There’s no telling why 21-year-old Timothy Williamson chose an overpass at the base of Capitol Hill to end his life last Saturday night. But the leap of between 28.03 and 31.11 feet from the Pine overpass — it varies across the lanes of I-5 below — is not something the human body is designed to withstand. Today, there is nothing preventing somebody from doing it again.
The Washington Department of Transportation tells CHS that it has no plans to install barriers to prevent jumping from the three main overpasses near the Hill — Pike, Pine and Denny. The agency says it does not track suicide attempts and has no statistics on how many people have jumped from the bridges connecting Capitol Hill to downtown.
CHS has reported on three jumping deaths involving the overpasses since September. This man in his 60s died on the afternoon of September 1st. This man in his 30s died in October. Williamson died just before midnight on Saturday.
While many point to this study that showed no effect on citywide suicide rates after a barrier was installed on the Bloor Street Viaduct in Toronto, other research shows that the structures can, at least, make a local difference.
The Seattle Department of Transportation also says it does not track suicide statistics and that the overpasses are state turf. “The overpasses on I-5 are owned by WSDOT, and any decision to add barriers to discourage jumping from the overpasses would lie with them,” a SDOT statement sent to CHS read.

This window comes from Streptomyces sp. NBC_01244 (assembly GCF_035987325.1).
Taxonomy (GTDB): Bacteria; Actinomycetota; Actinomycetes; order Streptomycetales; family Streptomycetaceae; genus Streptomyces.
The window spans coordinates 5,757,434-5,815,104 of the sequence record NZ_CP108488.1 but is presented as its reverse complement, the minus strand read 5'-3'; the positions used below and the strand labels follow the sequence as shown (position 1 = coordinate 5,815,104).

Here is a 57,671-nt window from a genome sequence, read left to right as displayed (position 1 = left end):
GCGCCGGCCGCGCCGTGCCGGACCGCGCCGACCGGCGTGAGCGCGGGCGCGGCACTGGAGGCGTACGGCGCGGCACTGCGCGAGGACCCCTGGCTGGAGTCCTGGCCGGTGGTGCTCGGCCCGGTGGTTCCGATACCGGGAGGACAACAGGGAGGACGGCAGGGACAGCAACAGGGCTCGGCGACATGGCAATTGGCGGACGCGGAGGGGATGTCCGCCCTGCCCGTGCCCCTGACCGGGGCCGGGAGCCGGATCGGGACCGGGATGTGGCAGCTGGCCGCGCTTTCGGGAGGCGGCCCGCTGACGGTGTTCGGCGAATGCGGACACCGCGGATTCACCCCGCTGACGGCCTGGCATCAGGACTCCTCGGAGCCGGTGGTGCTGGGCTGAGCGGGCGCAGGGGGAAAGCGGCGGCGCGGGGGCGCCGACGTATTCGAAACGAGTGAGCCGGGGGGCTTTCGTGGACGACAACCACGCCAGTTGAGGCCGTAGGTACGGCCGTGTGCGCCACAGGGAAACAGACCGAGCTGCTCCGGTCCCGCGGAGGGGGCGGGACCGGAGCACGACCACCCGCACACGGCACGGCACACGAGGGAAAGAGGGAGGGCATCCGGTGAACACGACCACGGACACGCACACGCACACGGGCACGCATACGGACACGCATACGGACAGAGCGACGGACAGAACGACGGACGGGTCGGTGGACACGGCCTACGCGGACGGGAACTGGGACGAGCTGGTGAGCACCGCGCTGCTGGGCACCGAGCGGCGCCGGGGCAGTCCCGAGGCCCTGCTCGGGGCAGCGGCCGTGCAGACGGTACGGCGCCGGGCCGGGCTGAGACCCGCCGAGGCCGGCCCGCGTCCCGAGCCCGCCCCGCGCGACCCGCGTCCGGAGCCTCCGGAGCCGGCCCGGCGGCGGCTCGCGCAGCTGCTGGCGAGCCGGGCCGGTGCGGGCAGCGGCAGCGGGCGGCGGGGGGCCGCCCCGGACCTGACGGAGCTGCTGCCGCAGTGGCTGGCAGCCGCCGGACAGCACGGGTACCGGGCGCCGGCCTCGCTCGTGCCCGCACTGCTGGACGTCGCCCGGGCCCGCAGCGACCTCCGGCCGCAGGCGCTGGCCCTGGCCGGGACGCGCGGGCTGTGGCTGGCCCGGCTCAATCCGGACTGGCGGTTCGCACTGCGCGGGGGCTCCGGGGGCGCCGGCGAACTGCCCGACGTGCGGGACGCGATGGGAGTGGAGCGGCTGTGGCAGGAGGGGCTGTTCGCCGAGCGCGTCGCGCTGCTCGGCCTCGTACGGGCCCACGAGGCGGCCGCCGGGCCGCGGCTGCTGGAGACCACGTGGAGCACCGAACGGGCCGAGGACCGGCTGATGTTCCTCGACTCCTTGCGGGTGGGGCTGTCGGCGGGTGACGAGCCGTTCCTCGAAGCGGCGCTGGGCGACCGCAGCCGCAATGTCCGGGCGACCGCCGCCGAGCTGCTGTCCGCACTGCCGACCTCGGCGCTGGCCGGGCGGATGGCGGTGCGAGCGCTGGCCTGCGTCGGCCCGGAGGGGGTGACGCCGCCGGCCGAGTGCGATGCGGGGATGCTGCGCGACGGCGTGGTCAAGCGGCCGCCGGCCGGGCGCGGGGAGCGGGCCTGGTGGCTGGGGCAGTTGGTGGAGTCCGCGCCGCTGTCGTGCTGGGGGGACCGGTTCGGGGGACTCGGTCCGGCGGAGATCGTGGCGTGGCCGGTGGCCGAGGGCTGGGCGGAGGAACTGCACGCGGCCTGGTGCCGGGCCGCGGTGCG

“We were pleased that WSDOT installed barriers on the Aurora Bridge,” the statement continued. “While we wish we could prevent this type of tragedy from occurring on any of the bridges and overpasses within Seattle regardless of ownership, we do not at this time have funds allocated or plans developed to add new barriers to other structures. We are confident WSDOT feels the same about their more than 1,500 bridges in their Northwest Region.”
The $4.6 million project to install barriers on the Aurora Bridge was completed last February 15th. It ringed the structure in an eight-foot, nine-inch fence designed to put an end to the bridge’s long history of Seattle suicides.
A WSDOT spokesperson said that, if barriers are to be added to any overpasses in the city, Olympia is going to again need to be involved.
Like the Aurora Bridge barrier, barriers on the Capitol Hill overpasses would need to be driven forward by the legislature. The WSDOT rep said lawmakers finally took up the bridge issue when software company Adobe and other neighbors complained to representatives about the suicides as a psychological issue for those who had to experience the aftermath.